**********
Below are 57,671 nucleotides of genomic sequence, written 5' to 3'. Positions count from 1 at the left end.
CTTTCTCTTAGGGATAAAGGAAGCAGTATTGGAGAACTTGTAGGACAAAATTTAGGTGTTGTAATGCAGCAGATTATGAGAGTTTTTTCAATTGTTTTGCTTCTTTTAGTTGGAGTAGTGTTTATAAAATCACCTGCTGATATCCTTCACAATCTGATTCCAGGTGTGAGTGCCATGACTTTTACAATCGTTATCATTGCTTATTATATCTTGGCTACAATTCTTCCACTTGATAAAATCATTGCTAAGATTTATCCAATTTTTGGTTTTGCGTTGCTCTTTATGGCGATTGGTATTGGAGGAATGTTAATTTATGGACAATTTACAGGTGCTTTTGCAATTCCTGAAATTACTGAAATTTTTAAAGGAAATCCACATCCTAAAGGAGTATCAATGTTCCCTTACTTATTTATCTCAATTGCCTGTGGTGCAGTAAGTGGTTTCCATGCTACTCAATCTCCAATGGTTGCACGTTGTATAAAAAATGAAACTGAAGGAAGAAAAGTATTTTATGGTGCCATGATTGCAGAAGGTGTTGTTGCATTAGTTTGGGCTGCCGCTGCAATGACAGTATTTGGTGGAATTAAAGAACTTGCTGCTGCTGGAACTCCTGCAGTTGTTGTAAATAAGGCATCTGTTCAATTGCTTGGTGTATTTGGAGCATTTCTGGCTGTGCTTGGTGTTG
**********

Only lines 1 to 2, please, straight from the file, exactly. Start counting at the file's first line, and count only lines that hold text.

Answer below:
Below are 57,671 nucleotides of genomic sequence, written 5' to 3'. Positions count from 1 at the left end.
CTTTCTCTTAGGGATAAAGGAAGCAGTATTGGAGAACTTGTAGGACAAAATTTAGGTGTTGTAATGCAGCAGATTATGAGAGTTTTTTCAATTGTTTTGCTTCTTTTAGTTGGAGTAGTGTTTATAAAATCACCTGCTGATATCCTTCACAATCTGATTCCAGGTGTGAGTGCCATGACTTTTACAATCGTTATCATTGCTTATTATATCTTGGCTACAATTCTTCCACTTGATAAAATCATTGCTAAGATTTATCCAATTTTTGGTTTTGCGTTGCTCTTTATGGCGATTGGTATTGGAGGAATGTTAATTTATGGACAATTTACAGGTGCTTTTGCAATTCCTGAAATTACTGAAATTTTTAAAGGAAATCCACATCCTAAAGGAGTATCAATGTTCCCTTACTTATTTATCTCAATTGCCTGTGGTGCAGTAAGTGGTTTCCATGCTACTCAATCTCCAATGGTTGCACGTTGTATAAAAAATGAAACTGAAGGAAGAAAAGTATTTTATGGTGCCATGATTGCAGAAGGTGTTGTTGCATTAGTTTGGGCTGCCGCTGCAATGACAGTATTTGGTGGAATTAAAGAACTTGCTGCTGCTGGAACTCCTGCAGTTGTTGTAAATAAGGCATCTGTTCAATTGCTTGGTGTATTTGGAGCATTTCTGGCTGTGCTTGGTGTTG